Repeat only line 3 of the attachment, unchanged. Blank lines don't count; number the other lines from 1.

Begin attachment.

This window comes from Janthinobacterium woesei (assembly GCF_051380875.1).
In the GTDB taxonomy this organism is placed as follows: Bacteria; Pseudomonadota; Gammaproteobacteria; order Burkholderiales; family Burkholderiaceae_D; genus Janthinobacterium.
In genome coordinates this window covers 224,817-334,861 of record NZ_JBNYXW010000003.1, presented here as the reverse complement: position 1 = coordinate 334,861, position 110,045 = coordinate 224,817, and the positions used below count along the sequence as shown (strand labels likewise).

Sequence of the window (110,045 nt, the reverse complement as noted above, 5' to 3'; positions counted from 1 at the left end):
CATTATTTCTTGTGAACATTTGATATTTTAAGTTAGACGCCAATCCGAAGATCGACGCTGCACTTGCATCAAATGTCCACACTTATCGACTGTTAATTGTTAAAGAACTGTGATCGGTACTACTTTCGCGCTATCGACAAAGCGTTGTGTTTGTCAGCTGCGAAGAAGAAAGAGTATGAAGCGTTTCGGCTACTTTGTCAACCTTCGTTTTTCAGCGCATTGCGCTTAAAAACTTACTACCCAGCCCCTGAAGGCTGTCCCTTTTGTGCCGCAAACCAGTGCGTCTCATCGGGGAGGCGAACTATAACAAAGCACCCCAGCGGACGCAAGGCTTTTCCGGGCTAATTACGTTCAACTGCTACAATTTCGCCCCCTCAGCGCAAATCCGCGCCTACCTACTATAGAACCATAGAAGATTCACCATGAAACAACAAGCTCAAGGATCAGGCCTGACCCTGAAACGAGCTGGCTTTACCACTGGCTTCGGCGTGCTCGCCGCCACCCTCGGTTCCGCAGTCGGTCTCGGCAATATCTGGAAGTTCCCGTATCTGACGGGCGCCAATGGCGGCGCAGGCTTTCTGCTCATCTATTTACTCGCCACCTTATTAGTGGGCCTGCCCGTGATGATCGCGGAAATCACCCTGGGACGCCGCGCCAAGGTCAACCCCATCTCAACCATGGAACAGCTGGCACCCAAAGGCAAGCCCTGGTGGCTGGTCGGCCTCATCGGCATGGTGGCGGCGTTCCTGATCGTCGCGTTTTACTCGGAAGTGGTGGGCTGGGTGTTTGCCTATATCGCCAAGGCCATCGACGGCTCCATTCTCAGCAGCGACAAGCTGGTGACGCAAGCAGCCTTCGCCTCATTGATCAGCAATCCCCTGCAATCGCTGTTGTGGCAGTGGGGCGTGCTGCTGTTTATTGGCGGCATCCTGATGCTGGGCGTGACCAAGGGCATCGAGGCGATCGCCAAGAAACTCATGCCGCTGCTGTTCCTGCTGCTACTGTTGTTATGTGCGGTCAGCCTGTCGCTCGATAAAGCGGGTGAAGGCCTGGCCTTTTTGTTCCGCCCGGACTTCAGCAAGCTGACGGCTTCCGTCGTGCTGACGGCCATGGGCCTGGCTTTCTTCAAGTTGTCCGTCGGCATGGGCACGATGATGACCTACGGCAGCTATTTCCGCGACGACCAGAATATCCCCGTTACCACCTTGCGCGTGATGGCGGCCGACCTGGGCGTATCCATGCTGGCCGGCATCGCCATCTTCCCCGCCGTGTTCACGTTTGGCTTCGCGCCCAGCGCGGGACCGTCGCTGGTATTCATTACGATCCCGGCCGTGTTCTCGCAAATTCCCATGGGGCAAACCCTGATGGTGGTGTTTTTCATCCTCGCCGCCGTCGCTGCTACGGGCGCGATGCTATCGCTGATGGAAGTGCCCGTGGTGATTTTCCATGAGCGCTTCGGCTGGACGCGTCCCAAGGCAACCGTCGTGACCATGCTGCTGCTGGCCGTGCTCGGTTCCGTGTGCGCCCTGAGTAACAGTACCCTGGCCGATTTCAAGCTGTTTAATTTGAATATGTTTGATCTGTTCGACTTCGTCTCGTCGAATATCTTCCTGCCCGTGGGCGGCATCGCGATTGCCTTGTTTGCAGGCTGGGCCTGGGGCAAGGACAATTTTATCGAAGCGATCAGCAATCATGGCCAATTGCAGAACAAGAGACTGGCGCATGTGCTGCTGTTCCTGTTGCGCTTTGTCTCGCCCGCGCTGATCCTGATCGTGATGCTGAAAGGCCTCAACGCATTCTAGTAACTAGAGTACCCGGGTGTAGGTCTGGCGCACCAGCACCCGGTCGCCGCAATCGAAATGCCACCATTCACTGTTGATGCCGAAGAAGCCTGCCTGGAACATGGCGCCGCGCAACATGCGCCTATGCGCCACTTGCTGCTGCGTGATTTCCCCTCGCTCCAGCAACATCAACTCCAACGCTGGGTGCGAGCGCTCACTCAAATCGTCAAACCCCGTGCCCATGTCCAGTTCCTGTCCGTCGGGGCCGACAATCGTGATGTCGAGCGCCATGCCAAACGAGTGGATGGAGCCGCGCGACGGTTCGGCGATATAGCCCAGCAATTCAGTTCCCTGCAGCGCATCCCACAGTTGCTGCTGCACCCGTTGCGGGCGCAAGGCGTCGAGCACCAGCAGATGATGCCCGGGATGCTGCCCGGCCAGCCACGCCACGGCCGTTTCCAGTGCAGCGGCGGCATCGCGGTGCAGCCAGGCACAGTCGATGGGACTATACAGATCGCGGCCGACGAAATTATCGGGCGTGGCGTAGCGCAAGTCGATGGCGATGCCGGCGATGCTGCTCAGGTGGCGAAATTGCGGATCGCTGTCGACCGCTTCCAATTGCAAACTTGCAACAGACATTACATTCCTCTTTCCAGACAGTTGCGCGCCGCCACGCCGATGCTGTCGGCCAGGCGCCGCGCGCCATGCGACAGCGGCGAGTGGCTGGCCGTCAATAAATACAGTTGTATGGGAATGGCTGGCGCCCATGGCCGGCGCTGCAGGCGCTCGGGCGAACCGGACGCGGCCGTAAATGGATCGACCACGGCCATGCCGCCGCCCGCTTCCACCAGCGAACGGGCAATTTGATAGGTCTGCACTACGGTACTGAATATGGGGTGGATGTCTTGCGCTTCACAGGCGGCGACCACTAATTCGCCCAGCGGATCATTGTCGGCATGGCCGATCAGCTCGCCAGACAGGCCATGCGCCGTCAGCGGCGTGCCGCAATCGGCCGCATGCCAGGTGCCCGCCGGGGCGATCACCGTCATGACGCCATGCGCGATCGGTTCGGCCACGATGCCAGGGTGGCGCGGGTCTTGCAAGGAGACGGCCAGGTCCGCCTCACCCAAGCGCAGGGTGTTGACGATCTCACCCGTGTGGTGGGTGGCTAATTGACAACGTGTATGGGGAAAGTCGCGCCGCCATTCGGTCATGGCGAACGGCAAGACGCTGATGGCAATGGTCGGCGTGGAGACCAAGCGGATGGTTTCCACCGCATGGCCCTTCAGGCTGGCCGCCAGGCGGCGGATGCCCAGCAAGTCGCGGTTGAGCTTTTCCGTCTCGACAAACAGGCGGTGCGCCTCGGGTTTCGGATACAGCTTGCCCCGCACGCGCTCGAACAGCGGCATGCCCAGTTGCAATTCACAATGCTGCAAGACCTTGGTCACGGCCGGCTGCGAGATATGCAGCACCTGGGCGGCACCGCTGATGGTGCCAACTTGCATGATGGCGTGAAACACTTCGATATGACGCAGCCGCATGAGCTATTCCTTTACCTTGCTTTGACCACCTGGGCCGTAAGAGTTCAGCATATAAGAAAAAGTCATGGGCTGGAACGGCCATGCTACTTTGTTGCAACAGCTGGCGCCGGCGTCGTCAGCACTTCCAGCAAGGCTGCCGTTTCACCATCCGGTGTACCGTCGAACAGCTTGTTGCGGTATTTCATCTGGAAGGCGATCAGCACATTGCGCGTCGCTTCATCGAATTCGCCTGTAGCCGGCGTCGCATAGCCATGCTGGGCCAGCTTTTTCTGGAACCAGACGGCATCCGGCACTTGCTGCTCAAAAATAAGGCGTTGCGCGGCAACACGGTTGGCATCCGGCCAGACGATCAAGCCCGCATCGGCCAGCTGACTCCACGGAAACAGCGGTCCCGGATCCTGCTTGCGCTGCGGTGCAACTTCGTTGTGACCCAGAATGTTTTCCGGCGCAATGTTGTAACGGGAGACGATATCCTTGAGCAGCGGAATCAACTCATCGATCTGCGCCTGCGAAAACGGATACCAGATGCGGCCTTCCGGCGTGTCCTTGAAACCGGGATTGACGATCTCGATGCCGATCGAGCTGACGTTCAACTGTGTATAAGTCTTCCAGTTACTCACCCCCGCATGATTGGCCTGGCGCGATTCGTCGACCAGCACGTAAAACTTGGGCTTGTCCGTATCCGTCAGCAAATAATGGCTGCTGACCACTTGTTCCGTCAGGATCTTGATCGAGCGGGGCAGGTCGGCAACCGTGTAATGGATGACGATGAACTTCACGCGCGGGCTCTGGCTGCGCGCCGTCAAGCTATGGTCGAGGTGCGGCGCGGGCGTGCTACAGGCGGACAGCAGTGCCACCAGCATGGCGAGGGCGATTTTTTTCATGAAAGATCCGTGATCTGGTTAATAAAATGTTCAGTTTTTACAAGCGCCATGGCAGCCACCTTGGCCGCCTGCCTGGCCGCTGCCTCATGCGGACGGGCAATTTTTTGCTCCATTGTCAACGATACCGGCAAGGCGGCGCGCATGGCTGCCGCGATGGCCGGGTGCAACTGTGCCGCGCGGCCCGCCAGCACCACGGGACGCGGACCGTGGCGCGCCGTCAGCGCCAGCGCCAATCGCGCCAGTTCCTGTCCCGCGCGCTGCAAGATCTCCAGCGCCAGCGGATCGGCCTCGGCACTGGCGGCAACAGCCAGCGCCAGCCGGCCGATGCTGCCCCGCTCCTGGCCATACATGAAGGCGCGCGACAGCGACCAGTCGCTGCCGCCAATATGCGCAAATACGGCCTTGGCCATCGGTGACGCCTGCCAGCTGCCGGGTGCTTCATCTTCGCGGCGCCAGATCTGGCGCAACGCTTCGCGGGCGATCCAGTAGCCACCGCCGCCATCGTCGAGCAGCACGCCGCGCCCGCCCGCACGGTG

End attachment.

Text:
In genome coordinates this window covers 224,817-334,861 of record NZ_JBNYXW010000003.1, presented here as the reverse complement: position 1 = coordinate 334,861, position 110,045 = coordinate 224,817, and the positions used below count along the sequence as shown (strand labels likewise).